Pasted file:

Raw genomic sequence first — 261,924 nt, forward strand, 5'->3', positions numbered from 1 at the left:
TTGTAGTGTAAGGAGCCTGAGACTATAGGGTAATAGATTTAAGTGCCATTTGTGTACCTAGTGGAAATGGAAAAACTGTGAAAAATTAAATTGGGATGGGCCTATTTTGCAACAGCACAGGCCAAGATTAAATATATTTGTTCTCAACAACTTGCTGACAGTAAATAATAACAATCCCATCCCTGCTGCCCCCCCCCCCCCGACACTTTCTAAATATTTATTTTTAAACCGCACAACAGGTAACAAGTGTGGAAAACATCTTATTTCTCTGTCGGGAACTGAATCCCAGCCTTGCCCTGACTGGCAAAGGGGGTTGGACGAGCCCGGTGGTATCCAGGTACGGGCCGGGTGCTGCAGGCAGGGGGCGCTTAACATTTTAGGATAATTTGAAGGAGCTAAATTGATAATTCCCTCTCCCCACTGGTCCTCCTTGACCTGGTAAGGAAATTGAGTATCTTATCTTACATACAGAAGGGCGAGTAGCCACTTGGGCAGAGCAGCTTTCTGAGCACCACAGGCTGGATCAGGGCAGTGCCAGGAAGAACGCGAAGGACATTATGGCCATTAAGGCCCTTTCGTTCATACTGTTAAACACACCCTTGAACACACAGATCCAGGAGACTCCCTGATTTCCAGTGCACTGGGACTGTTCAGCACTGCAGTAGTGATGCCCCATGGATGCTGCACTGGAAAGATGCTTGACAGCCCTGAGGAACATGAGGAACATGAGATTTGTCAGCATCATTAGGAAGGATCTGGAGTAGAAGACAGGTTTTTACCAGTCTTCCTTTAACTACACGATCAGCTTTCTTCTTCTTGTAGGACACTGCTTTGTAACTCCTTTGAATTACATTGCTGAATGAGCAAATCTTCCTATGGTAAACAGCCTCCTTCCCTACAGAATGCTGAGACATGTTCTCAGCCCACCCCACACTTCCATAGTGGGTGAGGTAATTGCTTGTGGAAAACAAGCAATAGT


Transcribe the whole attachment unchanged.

Raw genomic sequence first — 261,924 nt, forward strand, 5'->3', positions numbered from 1 at the left:
TTGTAGTGTAAGGAGCCTGAGACTATAGGGTAATAGATTTAAGTGCCATTTGTGTACCTAGTGGAAATGGAAAAACTGTGAAAAATTAAATTGGGATGGGCCTATTTTGCAACAGCACAGGCCAAGATTAAATATATTTGTTCTCAACAACTTGCTGACAGTAAATAATAACAATCCCATCCCTGCTGCCCCCCCCCCCCCGACACTTTCTAAATATTTATTTTTAAACCGCACAACAGGTAACAAGTGTGGAAAACATCTTATTTCTCTGTCGGGAACTGAATCCCAGCCTTGCCCTGACTGGCAAAGGGGGTTGGACGAGCCCGGTGGTATCCAGGTACGGGCCGGGTGCTGCAGGCAGGGGGCGCTTAACATTTTAGGATAATTTGAAGGAGCTAAATTGATAATTCCCTCTCCCCACTGGTCCTCCTTGACCTGGTAAGGAAATTGAGTATCTTATCTTACATACAGAAGGGCGAGTAGCCACTTGGGCAGAGCAGCTTTCTGAGCACCACAGGCTGGATCAGGGCAGTGCCAGGAAGAACGCGAAGGACATTATGGCCATTAAGGCCCTTTCGTTCATACTGTTAAACACACCCTTGAACACACAGATCCAGGAGACTCCCTGATTTCCAGTGCACTGGGACTGTTCAGCACTGCAGTAGTGATGCCCCATGGATGCTGCACTGGAAAGATGCTTGACAGCCCTGAGGAACATGAGGAACATGAGATTTGTCAGCATCATTAGGAAGGATCTGGAGTAGAAGACAGGTTTTTACCAGTCTTCCTTTAACTACACGATCAGCTTTCTTCTTCTTGTAGGACACTGCTTTGTAACTCCTTTGAATTACATTGCTGAATGAGCAAATCTTCCTATGGTAAACAGCCTCCTTCCCTACAGAATGCTGAGACATGTTCTCAGCCCACCCCACACTTCCATAGTGGGTGAGGTAATTGCTTGTGGAAAACAAGCAATAGT